Abstract: A brief summary of a book or article
Access points: This is an old-fashioned library term, referring to the headings on library catalog cards that allowed alphabetical access to a book by title, author, or subject. In an online database, the access points are the searchable fields such as subject, title and author. Databases that include a thesaurus are also searchable by specialized subject terms specific to the discipline.
Adobe Acrobat: A program for viewing PDF (Portable Document Format, also referred to as page image) files. Adobe Acrobat is available free of charge via the Internet.
Annotation: A short description or evaluation of a document.
Archives: A repository of documents and other materials of public or historical value.
Barcode: A 10 digit number and code located on the cover of a book, periodical or other item. Barcodes identify specific items and are used to charge, discharge, and renew items in the online computer system. Barcodes with different numbers of digits may be used for library cards issued to patrons.
Bibliographic record: a bibliographic record refers to all the information necessary to identify one item. This information usually includes at least the title, author, call number, publisher, and date of publication, sometimes more. (See citation.)
Bibliography: A list of sources of information (articles, books, and other materials) on a specific topic. Bibliographies can be found at an end of a book or article to refer to the resources used in writing the book or article, or to refer researchers to recommended further reading. Bibliographies can also be independent works that are annotated.
Boolean operators (terms): The words "and", "or", "not" used in keyword searching to broaden, narrow, or limit a search.
Bound periodical: Several issues of a periodical (magazine or journal) are often bound together as a single book for storage. Bound periodicals usually contain a full volume, or one year's worth of issues, of the title.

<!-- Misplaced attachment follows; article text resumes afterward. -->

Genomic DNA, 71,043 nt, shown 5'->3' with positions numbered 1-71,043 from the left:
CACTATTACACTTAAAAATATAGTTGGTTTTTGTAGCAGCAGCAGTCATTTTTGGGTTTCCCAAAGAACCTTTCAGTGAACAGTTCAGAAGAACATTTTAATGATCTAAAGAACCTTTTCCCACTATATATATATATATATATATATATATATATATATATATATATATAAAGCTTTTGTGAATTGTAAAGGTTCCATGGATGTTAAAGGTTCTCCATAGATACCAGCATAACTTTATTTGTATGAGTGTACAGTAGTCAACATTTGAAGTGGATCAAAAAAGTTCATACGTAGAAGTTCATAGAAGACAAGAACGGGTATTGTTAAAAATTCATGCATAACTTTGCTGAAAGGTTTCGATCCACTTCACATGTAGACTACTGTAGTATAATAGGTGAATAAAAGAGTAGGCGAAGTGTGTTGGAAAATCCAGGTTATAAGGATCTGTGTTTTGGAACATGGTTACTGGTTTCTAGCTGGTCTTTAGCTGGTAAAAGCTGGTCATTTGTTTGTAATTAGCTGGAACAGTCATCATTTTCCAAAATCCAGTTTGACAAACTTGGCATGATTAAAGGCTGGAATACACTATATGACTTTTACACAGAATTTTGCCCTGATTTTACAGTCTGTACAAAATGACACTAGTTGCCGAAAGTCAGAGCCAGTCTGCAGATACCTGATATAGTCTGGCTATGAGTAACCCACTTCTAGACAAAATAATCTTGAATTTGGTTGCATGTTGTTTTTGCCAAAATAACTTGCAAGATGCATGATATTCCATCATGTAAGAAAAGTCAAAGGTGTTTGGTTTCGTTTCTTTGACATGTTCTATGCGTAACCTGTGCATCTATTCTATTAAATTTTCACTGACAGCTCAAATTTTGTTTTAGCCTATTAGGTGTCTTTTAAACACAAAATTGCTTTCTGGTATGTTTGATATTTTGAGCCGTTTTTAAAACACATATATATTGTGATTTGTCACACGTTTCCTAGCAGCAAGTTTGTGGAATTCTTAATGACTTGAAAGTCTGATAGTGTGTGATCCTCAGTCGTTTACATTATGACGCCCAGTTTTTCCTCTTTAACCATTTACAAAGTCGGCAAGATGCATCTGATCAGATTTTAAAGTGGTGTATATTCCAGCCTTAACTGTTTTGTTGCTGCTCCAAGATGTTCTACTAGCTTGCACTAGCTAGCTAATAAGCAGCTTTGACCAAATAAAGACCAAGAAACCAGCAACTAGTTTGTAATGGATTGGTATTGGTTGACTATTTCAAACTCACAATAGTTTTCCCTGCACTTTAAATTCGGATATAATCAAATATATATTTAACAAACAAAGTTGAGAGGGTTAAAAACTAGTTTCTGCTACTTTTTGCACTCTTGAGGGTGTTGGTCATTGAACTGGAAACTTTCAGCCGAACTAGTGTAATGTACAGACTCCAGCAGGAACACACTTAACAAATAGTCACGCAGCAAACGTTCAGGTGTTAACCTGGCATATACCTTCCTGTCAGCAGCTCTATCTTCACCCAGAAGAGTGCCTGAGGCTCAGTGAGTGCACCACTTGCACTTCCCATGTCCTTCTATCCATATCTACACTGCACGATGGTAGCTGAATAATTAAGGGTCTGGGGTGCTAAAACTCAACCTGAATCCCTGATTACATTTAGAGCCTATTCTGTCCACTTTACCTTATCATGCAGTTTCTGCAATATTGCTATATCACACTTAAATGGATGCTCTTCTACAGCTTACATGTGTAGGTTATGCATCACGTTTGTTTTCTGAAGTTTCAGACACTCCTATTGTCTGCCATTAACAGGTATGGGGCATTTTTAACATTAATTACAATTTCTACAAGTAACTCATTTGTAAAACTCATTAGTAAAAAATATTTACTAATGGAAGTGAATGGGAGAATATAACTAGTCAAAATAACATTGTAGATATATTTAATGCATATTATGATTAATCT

Call number: An identification code assigned to a library collection item (book, video or audio recording, manuscript, periodical, musical score, etc.) that distinguishes one item from another and indicates its location in the library. Call numbers are usually arranged by subject, except in Government Documents Collections which may be arranged according to SuDocs classification. The SuDocs system is based on a code indicating the government agency that issues the publication. In Rasmuson Library and many academic libraries, the collection is arranged using the Library of Congress Classification System.
Catalog: A library catalog is an organized written collection of all the materials (books, videos, journal, films, audio recordings, etc.) held by that library. Traditionally each item in a catalog was represented on a written index card that gave information on the item and pointed researchers to the location of the item in the collection. Now most catalogs are stored in computer databases and are accessed through the Internet. A union catalog is a catalog that represents multiple libraries.
Citation: A citation is a standardized description of an item (book, article, video or audio recording, etc.) containing sufficient information necessary to locate the item. Citations in modern indexes are usually accompanied by abstracts summarizing the information in the articles or other documents represented. Frequently, a citation in an online index leads directly to the full text of the article represented, either in the same database or via a link to another site. But it is still sometimes necessary to use the physical library in order to find the complete article.
Basic required elements of citations include author, title, and publication information.
- A citation for a book:
Author, title, place of publication, name of publisher, date.
Example: McPhee, John. Coming into the Country. New York: Farrar, Straus and Giroux, 1977.
- A citation for a magazine article:
Author (if any), article title, journal title, volume and issue number (if any), date, page number(s).
Example: Hawke, E. L. "Rainfall in a Cloudburst." Nature Feb. 2, 1952: 204.
Citation style: A standardized system for citing materials used when writing books or papers. Citation styles are often created by professional organizations such the Modern Language Association (MLA) or publishers such as the University of Chicago Press (Chicago Manual of Style).
Cite: The act of indicating the source of information. Authors cite their sources for two important reasons: 1. To give credit to the originator of an idea or research they wish to discuss, and 2. to allow readers to locate the source of the information and read it in context.
Controlled vocabulary: Set of established terms used in indexes, catalogs, and databases used to provide access to records. Library of Congress subject headings are one example of a controlled vocabulary. Subject thesauri are also controlled vocabularies.
Database: an organized collection of information. Commonly, the term "databases" refers to electronic or computer databases. Databases consist of records, which in turn consist of fields. A popular example is an address book. Each record consists of a record for one person. Each record contains fields for name, street, city, state and zip code. In libraries, databases are used for catalogs and indexes. Each record represents a single item or document, and specific fields hold author name, title, and publishing information.